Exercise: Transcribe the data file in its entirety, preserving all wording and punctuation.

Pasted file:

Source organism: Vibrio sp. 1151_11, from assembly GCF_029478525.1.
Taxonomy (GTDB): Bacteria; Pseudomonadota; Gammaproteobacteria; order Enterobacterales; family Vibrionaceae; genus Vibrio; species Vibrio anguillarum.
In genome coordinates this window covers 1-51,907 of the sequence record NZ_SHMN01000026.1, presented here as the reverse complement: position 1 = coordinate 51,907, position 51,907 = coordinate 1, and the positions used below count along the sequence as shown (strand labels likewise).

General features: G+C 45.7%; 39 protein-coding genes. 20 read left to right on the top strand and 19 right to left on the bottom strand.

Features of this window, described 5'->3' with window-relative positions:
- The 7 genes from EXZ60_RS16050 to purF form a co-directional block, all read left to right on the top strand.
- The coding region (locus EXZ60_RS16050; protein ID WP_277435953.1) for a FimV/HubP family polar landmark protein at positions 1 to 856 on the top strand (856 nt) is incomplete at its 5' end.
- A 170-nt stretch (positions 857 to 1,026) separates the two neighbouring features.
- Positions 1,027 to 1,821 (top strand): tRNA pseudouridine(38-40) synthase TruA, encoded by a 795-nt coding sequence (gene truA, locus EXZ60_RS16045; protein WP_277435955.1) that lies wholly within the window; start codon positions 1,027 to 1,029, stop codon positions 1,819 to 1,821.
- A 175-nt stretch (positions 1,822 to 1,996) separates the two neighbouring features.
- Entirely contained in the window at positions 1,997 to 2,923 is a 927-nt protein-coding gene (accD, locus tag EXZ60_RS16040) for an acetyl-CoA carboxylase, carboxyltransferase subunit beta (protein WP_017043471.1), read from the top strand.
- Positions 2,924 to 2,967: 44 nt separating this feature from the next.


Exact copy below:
Source organism: Vibrio sp. 1151_11, from assembly GCF_029478525.1.
Taxonomy (GTDB): Bacteria; Pseudomonadota; Gammaproteobacteria; order Enterobacterales; family Vibrionaceae; genus Vibrio; species Vibrio anguillarum.
In genome coordinates this window covers 1-51,907 of the sequence record NZ_SHMN01000026.1, presented here as the reverse complement: position 1 = coordinate 51,907, position 51,907 = coordinate 1, and the positions used below count along the sequence as shown (strand labels likewise).

General features: G+C 45.7%; 39 protein-coding genes. 20 read left to right on the top strand and 19 right to left on the bottom strand.

Features of this window, described 5'->3' with window-relative positions:
- The 7 genes from EXZ60_RS16050 to purF form a co-directional block, all read left to right on the top strand.
- The coding region (locus EXZ60_RS16050; protein ID WP_277435953.1) for a FimV/HubP family polar landmark protein at positions 1 to 856 on the top strand (856 nt) is incomplete at its 5' end.
- A 170-nt stretch (positions 857 to 1,026) separates the two neighbouring features.
- Positions 1,027 to 1,821 (top strand): tRNA pseudouridine(38-40) synthase TruA, encoded by a 795-nt coding sequence (gene truA, locus EXZ60_RS16045; protein WP_277435955.1) that lies wholly within the window; start codon positions 1,027 to 1,029, stop codon positions 1,819 to 1,821.
- A 175-nt stretch (positions 1,822 to 1,996) separates the two neighbouring features.
- Entirely contained in the window at positions 1,997 to 2,923 is a 927-nt protein-coding gene (accD, locus tag EXZ60_RS16040) for an acetyl-CoA carboxylase, carboxyltransferase subunit beta (protein WP_017043471.1), read from the top strand.
- Positions 2,924 to 2,967: 44 nt separating this feature from the next.